The South's love affair with roses continues to evolve. We prize them for their intoxicating fragrance and the myriad shapes, sizes, and colors of their blossoms. But the ways we use them in our gardens have changed. Gone are the days of lining out scores of roses with name tags at the foot of each one like grave markers in a cemetery. What people want now are roses that solve problems, perform functions, combine well with other plants, and don't demand round-the-clock attention.
One day, this plant just might gobble up the South. Though it's extremely vigorous and some types are invasive, people keep planting it in their gardens. They can't resist its lovely white or purple blooms. Each spring, long clusters of pea-shaped flowers hang from trees, arbors, or anything else the vine can reach. If you must plant wisteria, you may want to purchase American wisteria (W. frutescens). This native is not as aggressive as Chinese wisteria (W. sinensis) or Japanese wisteria (W. floribunda). Fragrant American wisteria is native to the South from Virginia to Florida and Texas.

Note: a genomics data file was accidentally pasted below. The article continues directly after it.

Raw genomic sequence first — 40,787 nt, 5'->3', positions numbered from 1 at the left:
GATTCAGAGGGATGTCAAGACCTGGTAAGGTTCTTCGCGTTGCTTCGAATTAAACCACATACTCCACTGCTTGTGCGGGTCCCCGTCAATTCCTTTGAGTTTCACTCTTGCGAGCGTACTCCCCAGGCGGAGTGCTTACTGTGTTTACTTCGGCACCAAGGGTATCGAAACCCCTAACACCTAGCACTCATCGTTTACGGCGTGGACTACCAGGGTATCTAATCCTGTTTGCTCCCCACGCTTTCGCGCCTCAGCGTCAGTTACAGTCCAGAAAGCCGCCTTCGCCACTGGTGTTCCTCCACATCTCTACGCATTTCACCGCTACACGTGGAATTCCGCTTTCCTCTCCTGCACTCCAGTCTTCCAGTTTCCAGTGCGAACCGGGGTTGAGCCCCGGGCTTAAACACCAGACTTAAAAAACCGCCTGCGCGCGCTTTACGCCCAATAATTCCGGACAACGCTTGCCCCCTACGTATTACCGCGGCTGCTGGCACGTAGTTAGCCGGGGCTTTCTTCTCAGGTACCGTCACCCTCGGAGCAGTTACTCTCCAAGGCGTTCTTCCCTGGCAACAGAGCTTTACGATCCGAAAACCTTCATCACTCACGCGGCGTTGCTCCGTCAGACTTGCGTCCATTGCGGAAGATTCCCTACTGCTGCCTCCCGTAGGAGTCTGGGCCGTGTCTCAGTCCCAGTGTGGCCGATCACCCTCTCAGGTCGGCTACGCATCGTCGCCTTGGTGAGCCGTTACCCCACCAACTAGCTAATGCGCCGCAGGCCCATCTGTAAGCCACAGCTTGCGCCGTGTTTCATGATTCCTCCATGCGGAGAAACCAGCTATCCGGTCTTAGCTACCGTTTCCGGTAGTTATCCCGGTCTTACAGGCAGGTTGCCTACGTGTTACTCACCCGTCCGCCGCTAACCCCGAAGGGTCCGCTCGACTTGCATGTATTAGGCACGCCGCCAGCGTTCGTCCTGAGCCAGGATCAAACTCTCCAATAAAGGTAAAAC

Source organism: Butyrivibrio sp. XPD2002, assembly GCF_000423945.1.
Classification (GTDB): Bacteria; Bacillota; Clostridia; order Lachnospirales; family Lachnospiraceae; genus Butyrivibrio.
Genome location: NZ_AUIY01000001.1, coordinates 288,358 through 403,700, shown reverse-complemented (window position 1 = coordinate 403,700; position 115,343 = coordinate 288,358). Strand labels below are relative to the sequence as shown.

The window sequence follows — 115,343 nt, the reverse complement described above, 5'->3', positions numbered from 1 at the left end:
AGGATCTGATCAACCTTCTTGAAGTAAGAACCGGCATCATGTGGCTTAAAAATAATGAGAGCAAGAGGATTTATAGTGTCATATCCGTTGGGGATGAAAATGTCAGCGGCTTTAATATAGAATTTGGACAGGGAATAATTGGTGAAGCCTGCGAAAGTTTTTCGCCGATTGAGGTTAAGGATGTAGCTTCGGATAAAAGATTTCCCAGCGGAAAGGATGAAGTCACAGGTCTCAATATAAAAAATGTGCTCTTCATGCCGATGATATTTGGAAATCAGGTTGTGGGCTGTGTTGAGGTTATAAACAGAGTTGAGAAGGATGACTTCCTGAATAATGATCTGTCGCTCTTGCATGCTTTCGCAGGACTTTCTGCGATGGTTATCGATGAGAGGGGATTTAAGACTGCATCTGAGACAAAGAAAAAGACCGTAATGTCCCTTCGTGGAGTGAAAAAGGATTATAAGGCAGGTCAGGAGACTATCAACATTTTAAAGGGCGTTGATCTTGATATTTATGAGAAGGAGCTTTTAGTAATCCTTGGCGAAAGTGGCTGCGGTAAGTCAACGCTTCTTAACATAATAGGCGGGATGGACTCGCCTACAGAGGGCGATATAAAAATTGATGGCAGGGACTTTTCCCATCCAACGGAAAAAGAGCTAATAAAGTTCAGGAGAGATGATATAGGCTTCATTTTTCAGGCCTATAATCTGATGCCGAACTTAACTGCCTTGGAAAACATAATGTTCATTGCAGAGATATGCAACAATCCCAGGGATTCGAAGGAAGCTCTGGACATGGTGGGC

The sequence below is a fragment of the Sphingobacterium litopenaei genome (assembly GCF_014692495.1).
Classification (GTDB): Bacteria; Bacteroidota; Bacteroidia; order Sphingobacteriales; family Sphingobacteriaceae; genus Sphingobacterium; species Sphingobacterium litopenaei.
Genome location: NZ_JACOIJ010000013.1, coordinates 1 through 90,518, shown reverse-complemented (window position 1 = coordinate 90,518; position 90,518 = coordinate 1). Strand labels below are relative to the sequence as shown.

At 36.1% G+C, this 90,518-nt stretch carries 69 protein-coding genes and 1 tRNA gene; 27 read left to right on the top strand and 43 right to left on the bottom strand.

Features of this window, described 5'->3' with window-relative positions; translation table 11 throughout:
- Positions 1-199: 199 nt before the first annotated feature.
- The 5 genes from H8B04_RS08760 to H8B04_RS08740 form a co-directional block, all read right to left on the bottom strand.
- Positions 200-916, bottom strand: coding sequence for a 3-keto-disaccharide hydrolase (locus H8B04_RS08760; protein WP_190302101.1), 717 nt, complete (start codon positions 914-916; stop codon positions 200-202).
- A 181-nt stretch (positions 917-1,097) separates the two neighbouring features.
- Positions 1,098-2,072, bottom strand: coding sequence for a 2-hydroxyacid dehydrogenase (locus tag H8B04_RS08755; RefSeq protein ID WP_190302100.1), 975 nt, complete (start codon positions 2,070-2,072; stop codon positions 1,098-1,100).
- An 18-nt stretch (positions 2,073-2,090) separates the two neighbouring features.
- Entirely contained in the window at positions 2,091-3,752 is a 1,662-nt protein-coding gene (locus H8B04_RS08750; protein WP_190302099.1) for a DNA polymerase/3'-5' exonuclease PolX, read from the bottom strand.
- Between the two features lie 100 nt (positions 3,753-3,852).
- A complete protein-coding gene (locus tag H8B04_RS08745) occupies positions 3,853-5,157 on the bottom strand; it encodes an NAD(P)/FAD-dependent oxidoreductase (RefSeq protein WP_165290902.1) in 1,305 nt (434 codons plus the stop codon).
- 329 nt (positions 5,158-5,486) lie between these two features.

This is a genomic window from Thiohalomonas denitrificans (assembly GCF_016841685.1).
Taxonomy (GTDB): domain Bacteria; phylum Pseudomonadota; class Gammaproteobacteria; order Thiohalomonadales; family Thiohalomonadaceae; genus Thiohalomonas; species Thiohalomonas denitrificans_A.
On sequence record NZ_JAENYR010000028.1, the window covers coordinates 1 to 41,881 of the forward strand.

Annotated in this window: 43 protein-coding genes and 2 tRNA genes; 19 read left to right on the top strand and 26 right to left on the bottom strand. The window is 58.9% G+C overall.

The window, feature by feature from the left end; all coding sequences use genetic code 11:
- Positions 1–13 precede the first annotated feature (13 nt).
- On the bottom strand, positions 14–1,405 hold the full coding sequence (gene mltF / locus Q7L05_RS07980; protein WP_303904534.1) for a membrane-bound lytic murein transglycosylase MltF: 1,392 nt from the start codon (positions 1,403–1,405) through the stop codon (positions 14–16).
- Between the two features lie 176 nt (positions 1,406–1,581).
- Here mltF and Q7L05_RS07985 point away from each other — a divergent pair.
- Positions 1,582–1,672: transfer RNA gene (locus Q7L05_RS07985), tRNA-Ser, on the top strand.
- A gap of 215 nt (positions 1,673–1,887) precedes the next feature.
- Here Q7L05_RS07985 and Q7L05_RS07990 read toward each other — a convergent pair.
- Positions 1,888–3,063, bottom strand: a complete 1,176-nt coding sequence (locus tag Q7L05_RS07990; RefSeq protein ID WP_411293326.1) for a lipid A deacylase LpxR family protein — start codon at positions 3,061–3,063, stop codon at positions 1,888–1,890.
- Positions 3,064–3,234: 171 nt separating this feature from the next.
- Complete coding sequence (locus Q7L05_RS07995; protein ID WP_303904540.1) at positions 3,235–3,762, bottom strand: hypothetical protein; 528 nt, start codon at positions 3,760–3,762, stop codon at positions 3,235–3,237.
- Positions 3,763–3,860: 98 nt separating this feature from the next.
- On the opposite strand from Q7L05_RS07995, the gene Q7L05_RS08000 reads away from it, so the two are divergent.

Tall and vigorous (some would say rampant), sweet autumn clematis produce billowy masses of 1-in.-wide, fragrant, creamy white flowers in late summer and fall. It can be used as a good privacy screen or arbor cover.
The moonflower of moonvine is fast growing and provides quick shade for an arbor, trellis, or fence. It’s luxuriantly clothed in heart-shaped leaves that grow up to 8 inches long. It blooms from early summer until fall, showing off fragrant, 6-inch, funnel-shaped blossoms after sundown and into the night. Flowers also will open on cloudy or dark days.
This super-fragrant perennial looks more like a shrub; it has a bushy habit and will grow 3 to 4 feet tall and wide. In the Upper South, it should be treated as an annual. Four o'clocks begin to bloom in midsummer and will flower until the first frost. The trumpet-shaped blooms are fuchsia, yellow, or white with variations of shades in between. They open in mid-afternoon and stay open all night. Plant them close to a patio, where you can enjoy their fragrance in the evening.
Oriental Lilies bloom from midsummer to early fall, with big (up to 9-inches), fragrant flowers of white or pink, often spotted with gold and shaded or banded with red. Grow lilies in containers; while they're blooming, you can bring them close to the house for fragrance where you want it.